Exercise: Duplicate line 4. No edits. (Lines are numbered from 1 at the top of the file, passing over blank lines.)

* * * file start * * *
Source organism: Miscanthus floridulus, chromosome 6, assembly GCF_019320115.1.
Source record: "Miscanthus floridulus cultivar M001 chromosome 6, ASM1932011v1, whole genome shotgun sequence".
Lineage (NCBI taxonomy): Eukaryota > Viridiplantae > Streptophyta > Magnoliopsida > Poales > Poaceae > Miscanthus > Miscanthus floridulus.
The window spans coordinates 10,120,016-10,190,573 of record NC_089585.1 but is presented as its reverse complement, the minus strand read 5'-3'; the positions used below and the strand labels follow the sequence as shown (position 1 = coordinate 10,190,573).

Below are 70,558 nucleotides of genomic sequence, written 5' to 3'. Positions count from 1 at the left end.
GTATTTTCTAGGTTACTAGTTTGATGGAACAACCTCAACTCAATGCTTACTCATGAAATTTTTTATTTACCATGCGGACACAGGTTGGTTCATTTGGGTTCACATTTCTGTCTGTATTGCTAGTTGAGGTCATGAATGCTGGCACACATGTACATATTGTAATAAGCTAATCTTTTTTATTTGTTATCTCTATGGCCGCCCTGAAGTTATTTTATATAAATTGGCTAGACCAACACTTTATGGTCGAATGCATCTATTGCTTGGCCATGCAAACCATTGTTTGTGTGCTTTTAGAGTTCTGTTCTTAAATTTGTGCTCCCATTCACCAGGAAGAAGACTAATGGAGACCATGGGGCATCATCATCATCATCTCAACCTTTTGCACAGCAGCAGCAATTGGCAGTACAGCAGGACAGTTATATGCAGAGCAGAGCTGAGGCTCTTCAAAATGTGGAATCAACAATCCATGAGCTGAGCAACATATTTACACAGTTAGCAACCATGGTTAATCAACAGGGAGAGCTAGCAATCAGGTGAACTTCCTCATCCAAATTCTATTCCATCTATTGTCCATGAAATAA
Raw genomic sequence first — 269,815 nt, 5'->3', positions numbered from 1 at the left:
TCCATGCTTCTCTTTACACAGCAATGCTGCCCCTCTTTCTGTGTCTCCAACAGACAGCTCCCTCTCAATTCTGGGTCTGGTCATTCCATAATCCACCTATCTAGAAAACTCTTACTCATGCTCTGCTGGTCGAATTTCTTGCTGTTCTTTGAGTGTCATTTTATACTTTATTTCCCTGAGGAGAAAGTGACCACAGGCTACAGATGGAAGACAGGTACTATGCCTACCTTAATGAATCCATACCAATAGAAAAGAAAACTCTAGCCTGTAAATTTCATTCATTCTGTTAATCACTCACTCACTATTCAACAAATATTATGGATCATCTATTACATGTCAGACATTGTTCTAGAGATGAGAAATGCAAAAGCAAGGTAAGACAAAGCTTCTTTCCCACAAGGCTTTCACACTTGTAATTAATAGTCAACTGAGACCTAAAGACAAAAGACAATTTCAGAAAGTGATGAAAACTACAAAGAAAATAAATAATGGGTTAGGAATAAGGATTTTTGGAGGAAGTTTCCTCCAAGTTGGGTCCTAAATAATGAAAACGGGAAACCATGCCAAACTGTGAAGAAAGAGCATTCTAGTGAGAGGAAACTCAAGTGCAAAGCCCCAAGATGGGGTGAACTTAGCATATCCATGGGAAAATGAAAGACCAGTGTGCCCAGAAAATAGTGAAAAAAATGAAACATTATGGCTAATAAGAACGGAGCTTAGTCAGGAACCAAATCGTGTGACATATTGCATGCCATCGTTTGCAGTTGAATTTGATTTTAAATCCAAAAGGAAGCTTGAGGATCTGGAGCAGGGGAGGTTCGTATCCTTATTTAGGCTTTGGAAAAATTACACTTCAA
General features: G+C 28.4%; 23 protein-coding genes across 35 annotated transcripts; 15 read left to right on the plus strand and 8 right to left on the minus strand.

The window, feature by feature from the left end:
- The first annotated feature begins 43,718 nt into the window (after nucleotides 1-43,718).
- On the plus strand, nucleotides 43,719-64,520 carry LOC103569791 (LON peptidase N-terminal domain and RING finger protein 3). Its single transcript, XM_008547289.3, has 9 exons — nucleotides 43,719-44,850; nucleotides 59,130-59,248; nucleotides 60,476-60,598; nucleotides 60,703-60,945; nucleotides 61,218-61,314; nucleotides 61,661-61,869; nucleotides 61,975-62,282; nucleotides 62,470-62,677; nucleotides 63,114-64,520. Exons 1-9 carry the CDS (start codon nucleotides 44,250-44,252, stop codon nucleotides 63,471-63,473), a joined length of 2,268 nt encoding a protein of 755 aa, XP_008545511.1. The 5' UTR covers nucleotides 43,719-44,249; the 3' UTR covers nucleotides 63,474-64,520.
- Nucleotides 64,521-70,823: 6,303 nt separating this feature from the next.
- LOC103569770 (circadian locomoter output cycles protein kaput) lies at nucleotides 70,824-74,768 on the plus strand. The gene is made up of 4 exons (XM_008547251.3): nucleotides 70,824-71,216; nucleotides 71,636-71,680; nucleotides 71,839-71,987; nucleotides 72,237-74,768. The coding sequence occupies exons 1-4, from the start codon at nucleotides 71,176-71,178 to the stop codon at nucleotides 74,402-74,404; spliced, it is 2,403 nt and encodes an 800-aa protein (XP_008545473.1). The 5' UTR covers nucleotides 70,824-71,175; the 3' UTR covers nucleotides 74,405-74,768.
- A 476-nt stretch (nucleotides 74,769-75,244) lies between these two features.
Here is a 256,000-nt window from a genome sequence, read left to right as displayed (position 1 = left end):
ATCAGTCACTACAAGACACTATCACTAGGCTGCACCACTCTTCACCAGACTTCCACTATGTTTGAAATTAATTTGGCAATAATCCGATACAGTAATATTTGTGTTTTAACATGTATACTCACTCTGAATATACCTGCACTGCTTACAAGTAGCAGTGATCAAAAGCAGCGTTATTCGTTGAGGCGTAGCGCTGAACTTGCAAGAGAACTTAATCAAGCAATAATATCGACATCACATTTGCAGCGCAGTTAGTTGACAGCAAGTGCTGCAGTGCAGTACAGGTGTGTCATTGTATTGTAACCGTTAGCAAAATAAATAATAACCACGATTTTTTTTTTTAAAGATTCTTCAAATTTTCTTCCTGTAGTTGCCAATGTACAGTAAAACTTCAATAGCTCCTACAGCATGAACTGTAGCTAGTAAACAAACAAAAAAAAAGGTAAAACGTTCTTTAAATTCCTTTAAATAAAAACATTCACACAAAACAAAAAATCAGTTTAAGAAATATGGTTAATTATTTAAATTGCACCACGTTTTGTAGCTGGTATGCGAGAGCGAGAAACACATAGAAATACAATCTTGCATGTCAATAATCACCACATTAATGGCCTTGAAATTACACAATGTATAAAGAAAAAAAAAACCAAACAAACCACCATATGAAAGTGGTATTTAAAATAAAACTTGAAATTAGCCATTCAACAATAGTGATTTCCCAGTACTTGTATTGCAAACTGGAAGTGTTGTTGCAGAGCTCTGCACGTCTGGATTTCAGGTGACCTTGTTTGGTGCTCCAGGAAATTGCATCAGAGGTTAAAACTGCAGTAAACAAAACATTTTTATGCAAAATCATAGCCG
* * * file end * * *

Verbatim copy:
The window spans coordinates 10,120,016-10,190,573 of record NC_089585.1 but is presented as its reverse complement, the minus strand read 5'-3'; the positions used below and the strand labels follow the sequence as shown (position 1 = coordinate 10,190,573).